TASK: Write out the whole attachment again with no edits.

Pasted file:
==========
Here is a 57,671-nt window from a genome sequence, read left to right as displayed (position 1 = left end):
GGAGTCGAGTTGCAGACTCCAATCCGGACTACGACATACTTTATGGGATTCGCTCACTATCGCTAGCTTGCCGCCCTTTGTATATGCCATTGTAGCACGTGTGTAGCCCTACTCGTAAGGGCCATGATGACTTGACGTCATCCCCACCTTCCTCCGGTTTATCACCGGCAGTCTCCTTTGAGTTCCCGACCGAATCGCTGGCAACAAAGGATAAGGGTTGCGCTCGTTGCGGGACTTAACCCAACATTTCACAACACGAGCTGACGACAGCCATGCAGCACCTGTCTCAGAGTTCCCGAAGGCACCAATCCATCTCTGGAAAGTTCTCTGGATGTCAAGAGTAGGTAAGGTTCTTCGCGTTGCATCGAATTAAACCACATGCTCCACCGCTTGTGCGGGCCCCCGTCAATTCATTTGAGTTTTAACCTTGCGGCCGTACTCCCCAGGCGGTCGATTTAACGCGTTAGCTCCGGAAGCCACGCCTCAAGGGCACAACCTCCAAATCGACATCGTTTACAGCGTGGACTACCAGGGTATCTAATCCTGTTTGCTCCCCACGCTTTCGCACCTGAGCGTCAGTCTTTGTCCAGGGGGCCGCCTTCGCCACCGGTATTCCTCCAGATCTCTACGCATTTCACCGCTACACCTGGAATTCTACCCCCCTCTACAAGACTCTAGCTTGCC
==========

Here is a 57,671-nt window from a genome sequence, read left to right as displayed (position 1 = left end):
GGAGTCGAGTTGCAGACTCCAATCCGGACTACGACATACTTTATGGGATTCGCTCACTATCGCTAGCTTGCCGCCCTTTGTATATGCCATTGTAGCACGTGTGTAGCCCTACTCGTAAGGGCCATGATGACTTGACGTCATCCCCACCTTCCTCCGGTTTATCACCGGCAGTCTCCTTTGAGTTCCCGACCGAATCGCTGGCAACAAAGGATAAGGGTTGCGCTCGTTGCGGGACTTAACCCAACATTTCACAACACGAGCTGACGACAGCCATGCAGCACCTGTCTCAGAGTTCCCGAAGGCACCAATCCATCTCTGGAAAGTTCTCTGGATGTCAAGAGTAGGTAAGGTTCTTCGCGTTGCATCGAATTAAACCACATGCTCCACCGCTTGTGCGGGCCCCCGTCAATTCATTTGAGTTTTAACCTTGCGGCCGTACTCCCCAGGCGGTCGATTTAACGCGTTAGCTCCGGAAGCCACGCCTCAAGGGCACAACCTCCAAATCGACATCGTTTACAGCGTGGACTACCAGGGTATCTAATCCTGTTTGCTCCCCACGCTTTCGCACCTGAGCGTCAGTCTTTGTCCAGGGGGCCGCCTTCGCCACCGGTATTCCTCCAGATCTCTACGCATTTCACCGCTACACCTGGAATTCTACCCCCCTCTACAAGACTCTAGCTTGCC